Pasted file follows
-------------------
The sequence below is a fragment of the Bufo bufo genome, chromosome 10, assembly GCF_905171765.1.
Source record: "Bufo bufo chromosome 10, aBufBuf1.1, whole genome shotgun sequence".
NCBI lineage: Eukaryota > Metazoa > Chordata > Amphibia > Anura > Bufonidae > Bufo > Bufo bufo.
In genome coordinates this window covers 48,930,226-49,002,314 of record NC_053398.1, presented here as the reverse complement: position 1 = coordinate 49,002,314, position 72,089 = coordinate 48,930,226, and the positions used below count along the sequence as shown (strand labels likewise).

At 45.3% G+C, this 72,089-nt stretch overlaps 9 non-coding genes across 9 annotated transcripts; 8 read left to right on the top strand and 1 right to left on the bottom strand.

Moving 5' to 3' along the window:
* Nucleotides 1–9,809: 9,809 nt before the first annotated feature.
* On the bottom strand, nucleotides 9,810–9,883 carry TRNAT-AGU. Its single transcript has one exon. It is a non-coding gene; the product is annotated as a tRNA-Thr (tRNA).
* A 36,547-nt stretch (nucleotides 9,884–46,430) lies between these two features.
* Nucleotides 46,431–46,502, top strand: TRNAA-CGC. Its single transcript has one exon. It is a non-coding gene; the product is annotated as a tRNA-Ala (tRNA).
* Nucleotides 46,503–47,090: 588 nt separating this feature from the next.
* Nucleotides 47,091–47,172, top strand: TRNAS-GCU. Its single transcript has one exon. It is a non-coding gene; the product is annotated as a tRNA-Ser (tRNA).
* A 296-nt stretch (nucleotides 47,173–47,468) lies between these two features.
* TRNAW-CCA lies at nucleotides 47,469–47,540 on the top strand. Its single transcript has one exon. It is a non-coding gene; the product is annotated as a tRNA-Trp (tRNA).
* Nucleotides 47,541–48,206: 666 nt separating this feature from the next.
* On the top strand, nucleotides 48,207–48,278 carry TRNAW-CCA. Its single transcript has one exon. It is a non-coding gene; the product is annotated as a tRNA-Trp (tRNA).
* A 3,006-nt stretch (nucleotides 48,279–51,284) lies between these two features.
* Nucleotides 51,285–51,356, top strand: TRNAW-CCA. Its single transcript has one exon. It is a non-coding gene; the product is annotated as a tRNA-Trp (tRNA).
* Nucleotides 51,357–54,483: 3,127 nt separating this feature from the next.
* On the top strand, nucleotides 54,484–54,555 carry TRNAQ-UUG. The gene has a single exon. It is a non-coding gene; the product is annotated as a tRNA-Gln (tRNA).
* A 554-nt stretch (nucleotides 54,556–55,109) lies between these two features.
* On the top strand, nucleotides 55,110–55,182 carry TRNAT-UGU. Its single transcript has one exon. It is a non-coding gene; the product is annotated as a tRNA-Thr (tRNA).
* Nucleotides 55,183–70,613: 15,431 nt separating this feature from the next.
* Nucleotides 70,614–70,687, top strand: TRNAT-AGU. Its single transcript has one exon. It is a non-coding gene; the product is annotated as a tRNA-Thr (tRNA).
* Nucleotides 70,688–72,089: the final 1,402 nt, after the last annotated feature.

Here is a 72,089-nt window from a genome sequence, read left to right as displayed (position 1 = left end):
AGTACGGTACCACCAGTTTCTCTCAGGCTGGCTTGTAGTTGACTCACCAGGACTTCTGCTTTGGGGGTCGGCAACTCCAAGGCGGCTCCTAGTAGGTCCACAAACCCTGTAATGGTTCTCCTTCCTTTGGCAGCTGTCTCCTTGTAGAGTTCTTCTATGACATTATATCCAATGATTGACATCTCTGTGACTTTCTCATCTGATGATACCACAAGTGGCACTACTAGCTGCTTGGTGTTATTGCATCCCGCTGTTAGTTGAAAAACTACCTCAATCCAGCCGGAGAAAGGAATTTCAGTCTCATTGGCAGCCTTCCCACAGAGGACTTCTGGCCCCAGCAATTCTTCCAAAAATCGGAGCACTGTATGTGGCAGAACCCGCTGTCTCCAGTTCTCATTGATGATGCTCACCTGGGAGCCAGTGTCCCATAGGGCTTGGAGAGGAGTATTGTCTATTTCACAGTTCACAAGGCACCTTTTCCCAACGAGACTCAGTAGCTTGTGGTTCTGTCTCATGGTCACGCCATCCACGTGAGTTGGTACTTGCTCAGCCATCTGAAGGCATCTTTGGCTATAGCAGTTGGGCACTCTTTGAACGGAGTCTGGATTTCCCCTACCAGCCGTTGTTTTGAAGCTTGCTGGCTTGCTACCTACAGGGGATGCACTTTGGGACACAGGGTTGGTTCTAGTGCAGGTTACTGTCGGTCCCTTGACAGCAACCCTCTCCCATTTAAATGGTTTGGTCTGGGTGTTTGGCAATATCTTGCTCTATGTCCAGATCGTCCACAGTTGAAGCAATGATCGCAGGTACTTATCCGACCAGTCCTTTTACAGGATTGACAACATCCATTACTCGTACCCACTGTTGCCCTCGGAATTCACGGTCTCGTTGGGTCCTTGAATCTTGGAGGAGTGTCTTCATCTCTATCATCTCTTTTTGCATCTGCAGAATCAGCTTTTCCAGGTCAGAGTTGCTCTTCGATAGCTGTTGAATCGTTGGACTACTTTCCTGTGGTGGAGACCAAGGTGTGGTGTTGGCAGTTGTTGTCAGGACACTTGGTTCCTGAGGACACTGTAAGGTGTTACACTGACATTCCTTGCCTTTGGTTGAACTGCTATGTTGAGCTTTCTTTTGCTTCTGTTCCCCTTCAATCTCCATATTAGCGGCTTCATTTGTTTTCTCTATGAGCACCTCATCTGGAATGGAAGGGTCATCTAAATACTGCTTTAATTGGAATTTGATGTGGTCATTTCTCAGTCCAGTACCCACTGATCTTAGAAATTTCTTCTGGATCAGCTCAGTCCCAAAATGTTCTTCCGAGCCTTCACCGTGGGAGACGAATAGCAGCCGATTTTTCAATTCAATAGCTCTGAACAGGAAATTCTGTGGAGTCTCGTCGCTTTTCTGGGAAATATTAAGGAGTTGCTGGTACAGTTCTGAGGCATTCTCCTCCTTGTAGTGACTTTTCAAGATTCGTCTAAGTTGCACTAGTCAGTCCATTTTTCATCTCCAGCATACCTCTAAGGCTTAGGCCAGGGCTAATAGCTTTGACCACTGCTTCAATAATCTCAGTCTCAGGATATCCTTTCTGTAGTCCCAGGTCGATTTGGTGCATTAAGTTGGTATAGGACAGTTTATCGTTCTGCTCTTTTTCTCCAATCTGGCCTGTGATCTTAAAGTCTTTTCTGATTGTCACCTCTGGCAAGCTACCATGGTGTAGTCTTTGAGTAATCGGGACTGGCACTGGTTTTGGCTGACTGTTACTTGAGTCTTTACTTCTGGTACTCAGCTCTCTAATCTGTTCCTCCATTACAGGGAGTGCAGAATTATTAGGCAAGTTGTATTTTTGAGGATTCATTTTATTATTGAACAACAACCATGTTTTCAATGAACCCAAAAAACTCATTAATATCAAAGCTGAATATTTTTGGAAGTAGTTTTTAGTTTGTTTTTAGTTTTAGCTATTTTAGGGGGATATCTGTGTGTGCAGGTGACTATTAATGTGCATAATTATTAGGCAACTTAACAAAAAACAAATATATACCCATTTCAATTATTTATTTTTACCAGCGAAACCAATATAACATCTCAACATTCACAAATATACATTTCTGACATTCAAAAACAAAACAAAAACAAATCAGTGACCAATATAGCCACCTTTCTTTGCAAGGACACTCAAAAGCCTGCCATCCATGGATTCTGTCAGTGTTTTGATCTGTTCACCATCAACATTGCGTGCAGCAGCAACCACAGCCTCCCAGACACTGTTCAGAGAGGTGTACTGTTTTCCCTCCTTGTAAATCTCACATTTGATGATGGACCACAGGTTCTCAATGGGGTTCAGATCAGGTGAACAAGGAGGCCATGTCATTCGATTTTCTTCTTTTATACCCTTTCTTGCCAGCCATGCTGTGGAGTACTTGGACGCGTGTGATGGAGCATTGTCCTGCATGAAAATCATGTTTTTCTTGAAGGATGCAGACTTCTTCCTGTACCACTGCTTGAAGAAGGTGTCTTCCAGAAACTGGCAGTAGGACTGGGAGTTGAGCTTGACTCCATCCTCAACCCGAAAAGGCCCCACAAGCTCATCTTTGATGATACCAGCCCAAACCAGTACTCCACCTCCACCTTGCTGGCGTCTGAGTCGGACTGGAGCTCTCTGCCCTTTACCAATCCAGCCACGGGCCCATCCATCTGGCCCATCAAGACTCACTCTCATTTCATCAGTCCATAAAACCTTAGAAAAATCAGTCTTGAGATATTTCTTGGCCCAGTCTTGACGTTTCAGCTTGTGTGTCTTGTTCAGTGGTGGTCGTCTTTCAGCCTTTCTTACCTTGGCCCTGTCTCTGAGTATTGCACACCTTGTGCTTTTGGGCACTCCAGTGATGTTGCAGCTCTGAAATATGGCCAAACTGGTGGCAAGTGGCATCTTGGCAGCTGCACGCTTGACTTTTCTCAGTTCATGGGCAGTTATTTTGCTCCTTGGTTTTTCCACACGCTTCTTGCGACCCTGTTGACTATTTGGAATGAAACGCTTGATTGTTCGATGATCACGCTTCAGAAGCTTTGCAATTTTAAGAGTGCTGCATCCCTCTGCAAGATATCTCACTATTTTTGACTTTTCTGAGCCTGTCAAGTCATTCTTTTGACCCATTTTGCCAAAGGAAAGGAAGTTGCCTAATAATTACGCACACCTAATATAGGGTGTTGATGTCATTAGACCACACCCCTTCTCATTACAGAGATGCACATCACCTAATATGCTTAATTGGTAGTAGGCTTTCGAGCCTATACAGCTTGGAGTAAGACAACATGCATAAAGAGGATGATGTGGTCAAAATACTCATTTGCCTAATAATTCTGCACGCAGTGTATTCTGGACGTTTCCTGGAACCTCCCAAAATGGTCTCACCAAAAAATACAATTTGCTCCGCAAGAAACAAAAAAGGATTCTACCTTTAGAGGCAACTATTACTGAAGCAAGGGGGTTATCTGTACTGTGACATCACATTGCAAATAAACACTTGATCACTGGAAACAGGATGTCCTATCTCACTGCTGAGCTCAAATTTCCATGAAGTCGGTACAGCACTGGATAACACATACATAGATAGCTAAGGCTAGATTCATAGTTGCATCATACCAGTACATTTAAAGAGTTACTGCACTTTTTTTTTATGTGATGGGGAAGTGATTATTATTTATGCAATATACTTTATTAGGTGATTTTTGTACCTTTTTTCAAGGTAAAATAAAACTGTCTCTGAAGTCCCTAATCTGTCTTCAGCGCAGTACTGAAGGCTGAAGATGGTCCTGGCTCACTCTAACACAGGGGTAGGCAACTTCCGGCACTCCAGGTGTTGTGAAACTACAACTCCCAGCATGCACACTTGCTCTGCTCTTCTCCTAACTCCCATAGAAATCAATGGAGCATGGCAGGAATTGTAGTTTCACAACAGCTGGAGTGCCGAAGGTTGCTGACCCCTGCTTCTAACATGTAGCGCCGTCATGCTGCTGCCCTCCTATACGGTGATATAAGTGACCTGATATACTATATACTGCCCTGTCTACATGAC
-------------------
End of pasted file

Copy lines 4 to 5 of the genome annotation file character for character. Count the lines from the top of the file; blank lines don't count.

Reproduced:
In genome coordinates this window covers 48,930,226-49,002,314 of record NC_053398.1, presented here as the reverse complement: position 1 = coordinate 49,002,314, position 72,089 = coordinate 48,930,226, and the positions used below count along the sequence as shown (strand labels likewise).

At 45.3% G+C, this 72,089-nt stretch overlaps 9 non-coding genes across 9 annotated transcripts; 8 read left to right on the top strand and 1 right to left on the bottom strand.